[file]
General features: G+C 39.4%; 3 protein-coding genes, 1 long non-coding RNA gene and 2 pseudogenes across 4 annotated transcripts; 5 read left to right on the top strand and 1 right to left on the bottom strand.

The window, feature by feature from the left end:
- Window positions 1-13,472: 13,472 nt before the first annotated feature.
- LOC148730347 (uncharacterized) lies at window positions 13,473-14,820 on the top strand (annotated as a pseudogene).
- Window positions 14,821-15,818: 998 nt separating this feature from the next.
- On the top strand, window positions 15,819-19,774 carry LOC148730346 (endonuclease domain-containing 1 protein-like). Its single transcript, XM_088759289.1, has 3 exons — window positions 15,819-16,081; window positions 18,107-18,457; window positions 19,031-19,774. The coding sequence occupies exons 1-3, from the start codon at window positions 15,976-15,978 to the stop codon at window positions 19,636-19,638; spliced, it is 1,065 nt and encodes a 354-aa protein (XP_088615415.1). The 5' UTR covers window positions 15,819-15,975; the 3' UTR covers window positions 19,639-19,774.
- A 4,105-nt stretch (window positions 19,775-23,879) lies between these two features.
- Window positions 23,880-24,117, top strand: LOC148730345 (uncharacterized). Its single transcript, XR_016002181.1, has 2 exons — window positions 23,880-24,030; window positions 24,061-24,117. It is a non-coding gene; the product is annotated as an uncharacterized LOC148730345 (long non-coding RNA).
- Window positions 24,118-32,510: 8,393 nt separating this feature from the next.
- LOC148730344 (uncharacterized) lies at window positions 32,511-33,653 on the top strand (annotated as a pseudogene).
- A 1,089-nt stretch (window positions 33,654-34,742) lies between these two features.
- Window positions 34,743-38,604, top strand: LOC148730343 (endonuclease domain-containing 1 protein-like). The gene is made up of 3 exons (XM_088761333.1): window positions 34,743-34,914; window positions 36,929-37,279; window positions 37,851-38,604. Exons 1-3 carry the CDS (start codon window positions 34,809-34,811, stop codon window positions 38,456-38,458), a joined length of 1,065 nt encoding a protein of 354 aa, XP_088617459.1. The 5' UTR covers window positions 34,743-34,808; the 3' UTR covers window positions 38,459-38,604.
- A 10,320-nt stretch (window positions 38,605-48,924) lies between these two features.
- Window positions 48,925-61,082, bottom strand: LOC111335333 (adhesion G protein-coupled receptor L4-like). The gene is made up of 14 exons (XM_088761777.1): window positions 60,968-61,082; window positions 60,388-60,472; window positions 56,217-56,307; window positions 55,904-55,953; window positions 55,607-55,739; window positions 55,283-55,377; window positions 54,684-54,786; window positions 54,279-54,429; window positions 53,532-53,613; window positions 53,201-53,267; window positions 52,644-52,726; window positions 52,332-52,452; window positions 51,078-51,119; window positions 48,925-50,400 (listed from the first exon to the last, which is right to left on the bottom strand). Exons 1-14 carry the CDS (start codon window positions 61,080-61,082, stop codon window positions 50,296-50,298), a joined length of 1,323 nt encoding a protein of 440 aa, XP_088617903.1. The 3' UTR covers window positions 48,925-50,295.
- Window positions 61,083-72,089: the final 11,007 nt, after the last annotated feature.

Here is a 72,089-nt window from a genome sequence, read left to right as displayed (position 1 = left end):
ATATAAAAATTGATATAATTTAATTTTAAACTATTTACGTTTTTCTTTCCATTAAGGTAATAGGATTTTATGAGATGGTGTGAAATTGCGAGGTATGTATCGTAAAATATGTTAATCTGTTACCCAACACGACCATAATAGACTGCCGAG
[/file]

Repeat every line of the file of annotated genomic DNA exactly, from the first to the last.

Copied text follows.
General features: G+C 39.4%; 3 protein-coding genes, 1 long non-coding RNA gene and 2 pseudogenes across 4 annotated transcripts; 5 read left to right on the top strand and 1 right to left on the bottom strand.

The window, feature by feature from the left end:
- Window positions 1-13,472: 13,472 nt before the first annotated feature.
- LOC148730347 (uncharacterized) lies at window positions 13,473-14,820 on the top strand (annotated as a pseudogene).
- Window positions 14,821-15,818: 998 nt separating this feature from the next.
- On the top strand, window positions 15,819-19,774 carry LOC148730346 (endonuclease domain-containing 1 protein-like). Its single transcript, XM_088759289.1, has 3 exons — window positions 15,819-16,081; window positions 18,107-18,457; window positions 19,031-19,774. The coding sequence occupies exons 1-3, from the start codon at window positions 15,976-15,978 to the stop codon at window positions 19,636-19,638; spliced, it is 1,065 nt and encodes a 354-aa protein (XP_088615415.1). The 5' UTR covers window positions 15,819-15,975; the 3' UTR covers window positions 19,639-19,774.
- A 4,105-nt stretch (window positions 19,775-23,879) lies between these two features.
- Window positions 23,880-24,117, top strand: LOC148730345 (uncharacterized). Its single transcript, XR_016002181.1, has 2 exons — window positions 23,880-24,030; window positions 24,061-24,117. It is a non-coding gene; the product is annotated as an uncharacterized LOC148730345 (long non-coding RNA).
- Window positions 24,118-32,510: 8,393 nt separating this feature from the next.
- LOC148730344 (uncharacterized) lies at window positions 32,511-33,653 on the top strand (annotated as a pseudogene).
- A 1,089-nt stretch (window positions 33,654-34,742) lies between these two features.
- Window positions 34,743-38,604, top strand: LOC148730343 (endonuclease domain-containing 1 protein-like). The gene is made up of 3 exons (XM_088761333.1): window positions 34,743-34,914; window positions 36,929-37,279; window positions 37,851-38,604. Exons 1-3 carry the CDS (start codon window positions 34,809-34,811, stop codon window positions 38,456-38,458), a joined length of 1,065 nt encoding a protein of 354 aa, XP_088617459.1. The 5' UTR covers window positions 34,743-34,808; the 3' UTR covers window positions 38,459-38,604.
- A 10,320-nt stretch (window positions 38,605-48,924) lies between these two features.
- Window positions 48,925-61,082, bottom strand: LOC111335333 (adhesion G protein-coupled receptor L4-like). The gene is made up of 14 exons (XM_088761777.1): window positions 60,968-61,082; window positions 60,388-60,472; window positions 56,217-56,307; window positions 55,904-55,953; window positions 55,607-55,739; window positions 55,283-55,377; window positions 54,684-54,786; window positions 54,279-54,429; window positions 53,532-53,613; window positions 53,201-53,267; window positions 52,644-52,726; window positions 52,332-52,452; window positions 51,078-51,119; window positions 48,925-50,400 (listed from the first exon to the last, which is right to left on the bottom strand). Exons 1-14 carry the CDS (start codon window positions 61,080-61,082, stop codon window positions 50,296-50,298), a joined length of 1,323 nt encoding a protein of 440 aa, XP_088617903.1. The 3' UTR covers window positions 48,925-50,295.
- Window positions 61,083-72,089: the final 11,007 nt, after the last annotated feature.

Here is a 72,089-nt window from a genome sequence, read left to right as displayed (position 1 = left end):
ATATAAAAATTGATATAATTTAATTTTAAACTATTTACGTTTTTCTTTCCATTAAGGTAATAGGATTTTATGAGATGGTGTGAAATTGCGAGGTATGTATCGTAAAATATGTTAATCTGTTACCCAACACGACCATAATAGACTGCCGAG